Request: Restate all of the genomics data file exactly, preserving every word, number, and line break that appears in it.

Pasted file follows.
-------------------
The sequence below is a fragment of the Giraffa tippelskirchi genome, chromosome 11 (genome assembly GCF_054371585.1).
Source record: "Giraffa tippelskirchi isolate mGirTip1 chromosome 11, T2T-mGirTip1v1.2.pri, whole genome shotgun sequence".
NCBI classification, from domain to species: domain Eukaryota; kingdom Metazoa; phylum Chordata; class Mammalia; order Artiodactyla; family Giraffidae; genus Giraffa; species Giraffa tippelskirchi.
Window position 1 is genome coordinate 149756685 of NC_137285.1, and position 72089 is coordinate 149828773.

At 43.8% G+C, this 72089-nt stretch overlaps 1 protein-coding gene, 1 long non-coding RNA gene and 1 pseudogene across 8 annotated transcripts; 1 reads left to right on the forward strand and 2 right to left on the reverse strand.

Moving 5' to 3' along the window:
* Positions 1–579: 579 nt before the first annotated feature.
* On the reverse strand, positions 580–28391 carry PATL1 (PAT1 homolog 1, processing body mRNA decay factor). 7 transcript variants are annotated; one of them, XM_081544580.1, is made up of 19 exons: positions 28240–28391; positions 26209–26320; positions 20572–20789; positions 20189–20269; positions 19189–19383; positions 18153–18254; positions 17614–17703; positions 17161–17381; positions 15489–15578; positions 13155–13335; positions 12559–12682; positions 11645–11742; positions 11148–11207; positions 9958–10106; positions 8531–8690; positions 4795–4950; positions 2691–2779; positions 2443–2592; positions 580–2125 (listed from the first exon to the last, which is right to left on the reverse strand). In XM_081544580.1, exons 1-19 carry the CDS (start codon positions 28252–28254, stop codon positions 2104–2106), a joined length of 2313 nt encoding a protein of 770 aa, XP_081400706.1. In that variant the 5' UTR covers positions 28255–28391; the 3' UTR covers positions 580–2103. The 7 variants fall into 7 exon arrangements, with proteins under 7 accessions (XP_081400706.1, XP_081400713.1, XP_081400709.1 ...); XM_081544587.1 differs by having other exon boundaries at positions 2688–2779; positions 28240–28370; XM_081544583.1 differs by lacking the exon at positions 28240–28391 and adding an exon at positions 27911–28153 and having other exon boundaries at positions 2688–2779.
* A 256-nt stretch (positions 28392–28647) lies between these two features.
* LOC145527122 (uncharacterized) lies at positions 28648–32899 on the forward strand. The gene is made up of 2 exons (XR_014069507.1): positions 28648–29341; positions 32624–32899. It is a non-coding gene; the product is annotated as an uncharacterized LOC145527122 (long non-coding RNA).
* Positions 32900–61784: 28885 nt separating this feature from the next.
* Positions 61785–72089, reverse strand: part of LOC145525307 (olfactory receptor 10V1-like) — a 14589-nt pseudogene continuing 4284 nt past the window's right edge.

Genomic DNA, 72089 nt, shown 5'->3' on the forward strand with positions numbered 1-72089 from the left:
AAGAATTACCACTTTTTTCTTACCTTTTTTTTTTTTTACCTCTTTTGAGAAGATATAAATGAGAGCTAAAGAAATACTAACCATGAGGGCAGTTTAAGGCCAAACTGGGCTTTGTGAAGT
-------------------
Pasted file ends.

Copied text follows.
The sequence below is a fragment of the Giraffa tippelskirchi genome, chromosome 11 (genome assembly GCF_054371585.1).
Source record: "Giraffa tippelskirchi isolate mGirTip1 chromosome 11, T2T-mGirTip1v1.2.pri, whole genome shotgun sequence".
NCBI classification, from domain to species: domain Eukaryota; kingdom Metazoa; phylum Chordata; class Mammalia; order Artiodactyla; family Giraffidae; genus Giraffa; species Giraffa tippelskirchi.
Window position 1 is genome coordinate 149756685 of NC_137285.1, and position 72089 is coordinate 149828773.

At 43.8% G+C, this 72089-nt stretch overlaps 1 protein-coding gene, 1 long non-coding RNA gene and 1 pseudogene across 8 annotated transcripts; 1 reads left to right on the forward strand and 2 right to left on the reverse strand.

Moving 5' to 3' along the window:
* Positions 1–579: 579 nt before the first annotated feature.
* On the reverse strand, positions 580–28391 carry PATL1 (PAT1 homolog 1, processing body mRNA decay factor). 7 transcript variants are annotated; one of them, XM_081544580.1, is made up of 19 exons: positions 28240–28391; positions 26209–26320; positions 20572–20789; positions 20189–20269; positions 19189–19383; positions 18153–18254; positions 17614–17703; positions 17161–17381; positions 15489–15578; positions 13155–13335; positions 12559–12682; positions 11645–11742; positions 11148–11207; positions 9958–10106; positions 8531–8690; positions 4795–4950; positions 2691–2779; positions 2443–2592; positions 580–2125 (listed from the first exon to the last, which is right to left on the reverse strand). In XM_081544580.1, exons 1-19 carry the CDS (start codon positions 28252–28254, stop codon positions 2104–2106), a joined length of 2313 nt encoding a protein of 770 aa, XP_081400706.1. In that variant the 5' UTR covers positions 28255–28391; the 3' UTR covers positions 580–2103. The 7 variants fall into 7 exon arrangements, with proteins under 7 accessions (XP_081400706.1, XP_081400713.1, XP_081400709.1 ...); XM_081544587.1 differs by having other exon boundaries at positions 2688–2779; positions 28240–28370; XM_081544583.1 differs by lacking the exon at positions 28240–28391 and adding an exon at positions 27911–28153 and having other exon boundaries at positions 2688–2779.
* A 256-nt stretch (positions 28392–28647) lies between these two features.
* LOC145527122 (uncharacterized) lies at positions 28648–32899 on the forward strand. The gene is made up of 2 exons (XR_014069507.1): positions 28648–29341; positions 32624–32899. It is a non-coding gene; the product is annotated as an uncharacterized LOC145527122 (long non-coding RNA).
* Positions 32900–61784: 28885 nt separating this feature from the next.
* Positions 61785–72089, reverse strand: part of LOC145525307 (olfactory receptor 10V1-like) — a 14589-nt pseudogene continuing 4284 nt past the window's right edge.

Genomic DNA, 72089 nt, shown 5'->3' on the forward strand with positions numbered 1-72089 from the left:
AAGAATTACCACTTTTTTCTTACCTTTTTTTTTTTTTACCTCTTTTGAGAAGATATAAATGAGAGCTAAAGAAATACTAACCATGAGGGCAGTTTAAGGCCAAACTGGGCTTTGTGAAGT